Skip to main content

A totally new kind of golf, dude

By Mike Downey
updated 8:14 AM EDT, Wed April 30, 2014
FootGolf combines elements of football and golf, with players kicking a football around a golf course complete with bigger holes. FootGolf combines elements of football and golf, with players kicking a football around a golf course complete with bigger holes.
HIDE CAPTION
Putting FootGolf on the map
FootGolf crazy
Global phenomenon
Pass masters
Famous fans
Par-ticipation on the rise
Green shoots
<<
<
1
2
3
4
5
6
7
>
>>
STORY HIGHLIGHTS
  • Golf is looking for changes because it's losing players and fans on television
  • Mike Downey says new ideas such as bigger golf holes would speed play
  • He says purists are going to be offended, but other sports have changed to woo audiences
  • Downey: Why not let golf crowds make noise? And slap sponsor stickers on golf carts?

Editor's note: Mike Downey is a former Los Angeles Times and Chicago Tribune columnist who writes frequently for CNN. The opinions expressed in this commentary are solely those of the author.

(CNN) -- George Plimpton, in the 1973 nonfiction book "Mad Ducks and Bears," describes a charity golf tournament. One of its organizers was Alex Karras, a pro football player with a sense of humor every bit as absurd as his big scene in the Mel Brooks cowboy spoof "Blazing Saddles," in which Karras' character, Mongo, punches a horse.

The tournament -- proceeds went to cystic fibrosis -- was a one-day event in Flint, Michigan, at a golf club called Shady Acres. Its participants included many a Michigan celebrity, NFL players like Mel Farr and Wayne Walker from the Lions. But this would be unlike any round of golf that any of them had ever known.

Karras and co-conspirators planted hidden tape recorders in the trees, blaring out jungle sounds. Detroit Lions in the woods, in the middle of a backswing, would hear the roar of a real lion. Bill Munson, a quarterback, about to hit a tee shot, jumped a foot because a cannon was shot off. A kicker, Errol Mann, was pranked with an exploding golf ball. A band of musicians stood by while guys tried to putt, playing Jarabe Tapatio -- "the Mexican hat dance" -- nonstop.

A totally new kind of golf.

Mike Downey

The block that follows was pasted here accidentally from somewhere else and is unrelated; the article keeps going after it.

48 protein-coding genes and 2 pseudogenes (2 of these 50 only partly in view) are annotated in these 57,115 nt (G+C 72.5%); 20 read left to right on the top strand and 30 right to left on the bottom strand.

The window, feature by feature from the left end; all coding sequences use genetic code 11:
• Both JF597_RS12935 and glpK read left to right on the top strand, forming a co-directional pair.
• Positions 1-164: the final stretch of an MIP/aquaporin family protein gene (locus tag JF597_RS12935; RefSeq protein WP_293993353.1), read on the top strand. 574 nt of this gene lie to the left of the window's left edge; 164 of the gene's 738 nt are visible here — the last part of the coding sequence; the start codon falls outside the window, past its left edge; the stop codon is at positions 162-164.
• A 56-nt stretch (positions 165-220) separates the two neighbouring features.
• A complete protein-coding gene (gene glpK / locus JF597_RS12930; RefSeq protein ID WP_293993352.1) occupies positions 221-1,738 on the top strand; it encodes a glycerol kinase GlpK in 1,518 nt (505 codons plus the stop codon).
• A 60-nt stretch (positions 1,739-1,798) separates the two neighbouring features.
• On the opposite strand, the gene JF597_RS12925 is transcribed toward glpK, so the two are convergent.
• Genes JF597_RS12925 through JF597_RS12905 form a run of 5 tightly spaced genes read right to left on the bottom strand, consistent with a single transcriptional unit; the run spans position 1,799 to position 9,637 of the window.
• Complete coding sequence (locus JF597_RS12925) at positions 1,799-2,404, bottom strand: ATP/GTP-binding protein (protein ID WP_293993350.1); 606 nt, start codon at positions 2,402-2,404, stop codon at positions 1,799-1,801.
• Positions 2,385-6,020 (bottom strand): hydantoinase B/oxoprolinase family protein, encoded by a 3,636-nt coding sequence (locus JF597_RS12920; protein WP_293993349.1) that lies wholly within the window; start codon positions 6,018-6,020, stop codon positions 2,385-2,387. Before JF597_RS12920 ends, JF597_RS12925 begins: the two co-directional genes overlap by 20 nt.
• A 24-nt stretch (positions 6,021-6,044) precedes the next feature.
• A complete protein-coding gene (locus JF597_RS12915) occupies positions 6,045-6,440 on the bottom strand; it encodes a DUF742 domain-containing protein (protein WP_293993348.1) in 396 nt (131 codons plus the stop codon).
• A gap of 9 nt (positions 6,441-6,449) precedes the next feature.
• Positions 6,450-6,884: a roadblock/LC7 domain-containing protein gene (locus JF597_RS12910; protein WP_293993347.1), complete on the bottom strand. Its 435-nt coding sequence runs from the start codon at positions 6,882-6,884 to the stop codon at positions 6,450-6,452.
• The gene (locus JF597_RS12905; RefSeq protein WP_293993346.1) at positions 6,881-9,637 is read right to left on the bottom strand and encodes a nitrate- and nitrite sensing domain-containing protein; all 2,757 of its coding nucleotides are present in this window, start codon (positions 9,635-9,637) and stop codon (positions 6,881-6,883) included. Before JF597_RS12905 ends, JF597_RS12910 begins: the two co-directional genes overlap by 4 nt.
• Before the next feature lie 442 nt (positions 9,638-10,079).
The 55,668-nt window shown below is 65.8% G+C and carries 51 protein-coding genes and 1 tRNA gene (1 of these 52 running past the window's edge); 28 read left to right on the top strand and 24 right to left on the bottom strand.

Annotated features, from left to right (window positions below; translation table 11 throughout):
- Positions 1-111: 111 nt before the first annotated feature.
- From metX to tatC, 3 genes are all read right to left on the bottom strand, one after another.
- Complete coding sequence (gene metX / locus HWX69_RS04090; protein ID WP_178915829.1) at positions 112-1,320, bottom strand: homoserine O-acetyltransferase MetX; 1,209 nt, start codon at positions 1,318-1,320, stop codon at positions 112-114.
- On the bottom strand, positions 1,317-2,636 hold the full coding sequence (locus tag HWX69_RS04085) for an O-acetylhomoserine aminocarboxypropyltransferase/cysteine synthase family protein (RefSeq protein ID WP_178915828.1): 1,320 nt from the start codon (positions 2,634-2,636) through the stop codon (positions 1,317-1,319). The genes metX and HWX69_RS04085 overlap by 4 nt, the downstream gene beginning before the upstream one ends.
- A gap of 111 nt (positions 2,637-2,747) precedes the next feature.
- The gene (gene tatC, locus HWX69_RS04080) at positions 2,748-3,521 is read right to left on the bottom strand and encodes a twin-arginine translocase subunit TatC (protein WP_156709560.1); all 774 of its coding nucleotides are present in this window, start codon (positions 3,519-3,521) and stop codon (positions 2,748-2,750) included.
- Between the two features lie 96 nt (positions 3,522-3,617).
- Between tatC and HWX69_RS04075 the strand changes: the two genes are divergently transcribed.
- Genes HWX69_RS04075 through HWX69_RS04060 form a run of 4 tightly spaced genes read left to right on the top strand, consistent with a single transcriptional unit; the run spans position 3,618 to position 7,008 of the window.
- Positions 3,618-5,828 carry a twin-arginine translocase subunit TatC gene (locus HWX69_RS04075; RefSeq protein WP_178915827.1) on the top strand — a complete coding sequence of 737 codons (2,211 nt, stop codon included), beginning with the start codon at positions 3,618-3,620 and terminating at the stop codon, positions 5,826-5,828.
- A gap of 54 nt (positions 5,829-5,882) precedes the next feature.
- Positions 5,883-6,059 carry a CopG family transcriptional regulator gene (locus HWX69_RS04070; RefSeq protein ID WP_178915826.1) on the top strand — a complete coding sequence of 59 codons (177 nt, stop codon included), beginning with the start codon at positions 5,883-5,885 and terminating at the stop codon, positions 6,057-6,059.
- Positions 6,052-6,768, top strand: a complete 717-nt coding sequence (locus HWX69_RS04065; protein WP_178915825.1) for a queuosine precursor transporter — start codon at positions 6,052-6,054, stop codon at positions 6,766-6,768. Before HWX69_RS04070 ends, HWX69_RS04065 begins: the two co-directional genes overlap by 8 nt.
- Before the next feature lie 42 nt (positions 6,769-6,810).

Mike Downey

Good idea?

According to a recent New York Times article, a totally new kind of golf is exactly what this sport desperately needs, even if that means a bizarre kind of golf unlike any you have ever known.

"Golf holes the size of pizzas. Soccer balls on the back nine. A mulligan on every hole," the story by Bill Pennington of the Times tees it up, just for starters.

Alister MacKenzie's road to Augusta
Specialist: Tiger facing 3 months recovery
See amazing trick golf shot

Pennington points out that U.S. courses have actually fooled around with goofy golf innovations like these. A round was played in Greensboro, Georgia, last week -- a couple of PGA Tour pros took part -- that featured a 15-inch hole. A standard cup on a green is just 4.25 inches wide.

That's right, a hole that looked like one Bugs Bunny would pop out of was used by the golfers at the Reynolds Plantation that day. It was like changing a basketball hoop to the size of a Hula Hoop.

Why on Earth would a golf greenskeeper dig such a huge hole?

Because a theory appears to be in play that golf desperately needs to something big, something dramatic, something drastic to keep the game's popularity from sinking like a dimpled Titleist into a pond.

"People under 35," Pennington writes, "have especially spurned the game, saying it takes too long to play, is too difficult to learn and has too many tiresome rules."

Larger holes = fewer putts. Ergo, faster golf. No more three-putt greens (or more). No more waiting for the slowpokes (or old fogeys) in front of you to play through.

A golf purist might be mortified. You don't redo the Mona Lisa with spray paint. You don't take Niagara Falls and stick a water slide in it. Golf shouldn't become a joke, like Ralph Kramden learning to play the game on "The Honeymooners," led to believe that to address a ball, the first thing you do is go, "Hello, ball."

But would it be preposterous for golf to offer an alternative way to play? This is what some visionaries ask. If a younger generation could be attracted by a radical approach, would that be so bad?